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Click to watch the Growing Community Video Series. (The videos are text-streamed with high-contrast captions for greater accessibility).
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The increasing prevalence of overweight and obese children and adults is a serious concern for Texas. Being overweight increases a person’s risk of heart disease, stroke, high blood pressure, type 2 diabetes, certain cancers, and other serious medical conditions that impact quality of life and have substantial economic consequences for our healthcare system. The economic costs of overweight and obesity in Texas during 2001 were an estimated $10.5 billion. This includes direct healthcare costs, such as medicines and hospital stays, and indirect costs, such as lost productivity and wages due to illness and death. If the trend in increasing prevalence of overweight and obesity persists, the annual costs associated with excess weight in Texas is projected to reach $15.6 billion by 2010 and could skyrocket to $39 billion by the year 2040.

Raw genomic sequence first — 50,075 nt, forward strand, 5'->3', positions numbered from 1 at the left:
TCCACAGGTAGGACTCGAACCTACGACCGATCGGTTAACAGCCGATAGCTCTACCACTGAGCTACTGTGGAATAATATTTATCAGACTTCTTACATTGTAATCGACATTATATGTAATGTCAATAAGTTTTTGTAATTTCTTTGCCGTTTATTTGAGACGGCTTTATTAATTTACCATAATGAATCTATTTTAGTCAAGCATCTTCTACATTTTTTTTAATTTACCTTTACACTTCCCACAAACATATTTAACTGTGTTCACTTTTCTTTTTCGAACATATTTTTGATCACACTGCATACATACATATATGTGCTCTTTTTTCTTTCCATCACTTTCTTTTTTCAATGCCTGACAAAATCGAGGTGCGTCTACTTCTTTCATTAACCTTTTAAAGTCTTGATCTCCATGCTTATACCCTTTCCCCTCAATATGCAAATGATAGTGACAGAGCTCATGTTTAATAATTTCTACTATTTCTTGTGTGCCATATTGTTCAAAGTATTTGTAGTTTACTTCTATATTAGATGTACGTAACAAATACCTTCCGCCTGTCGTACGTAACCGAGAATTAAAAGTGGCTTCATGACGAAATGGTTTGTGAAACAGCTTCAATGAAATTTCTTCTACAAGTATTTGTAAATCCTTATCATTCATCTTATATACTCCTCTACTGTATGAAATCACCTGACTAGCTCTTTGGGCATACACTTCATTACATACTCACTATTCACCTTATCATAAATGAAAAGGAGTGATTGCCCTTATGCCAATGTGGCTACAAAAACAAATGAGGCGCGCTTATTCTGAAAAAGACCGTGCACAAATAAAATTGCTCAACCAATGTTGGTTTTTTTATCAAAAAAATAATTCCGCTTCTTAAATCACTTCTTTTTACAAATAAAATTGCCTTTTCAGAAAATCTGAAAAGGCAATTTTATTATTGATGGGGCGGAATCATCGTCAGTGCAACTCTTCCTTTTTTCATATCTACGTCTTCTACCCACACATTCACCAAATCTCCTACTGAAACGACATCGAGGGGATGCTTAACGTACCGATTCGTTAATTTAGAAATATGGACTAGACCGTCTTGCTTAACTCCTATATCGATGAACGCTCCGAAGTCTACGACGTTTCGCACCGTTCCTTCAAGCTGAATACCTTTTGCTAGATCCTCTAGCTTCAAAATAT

The state Nutrition, Physical Activity & Obesity Prevention Program (NPAOP) works to reduce the burden of death and disease related to overweight and obesity in Texas. We base our activities on the most current and proven public health strategies, and then partner with state and local organizations, groups and communities across the state to promote science-based nutrition and physical activity interventions, policies and environmental changes to prevent and control obesity and overweight. Click for more information on the NPAOP Program.
Current Agency-Wide Efforts Related to Obesity and Overweight
Interagency Obesity Council
Updates for the Strategic Plan for the Prevention of Obesity in Texas: Tracking progress, refining targets, and evaluating implementation (PDF, 2 mb)
Strategic Plan for the Prevention of Obesity in Texas: 2005-2010 (PDF, 3 mb, for viewing information)
External links to other sites are intended to be informational and do not have the endorsement of the Texas Department of State Health Services. These sites may also not be accessible to people with disabilities.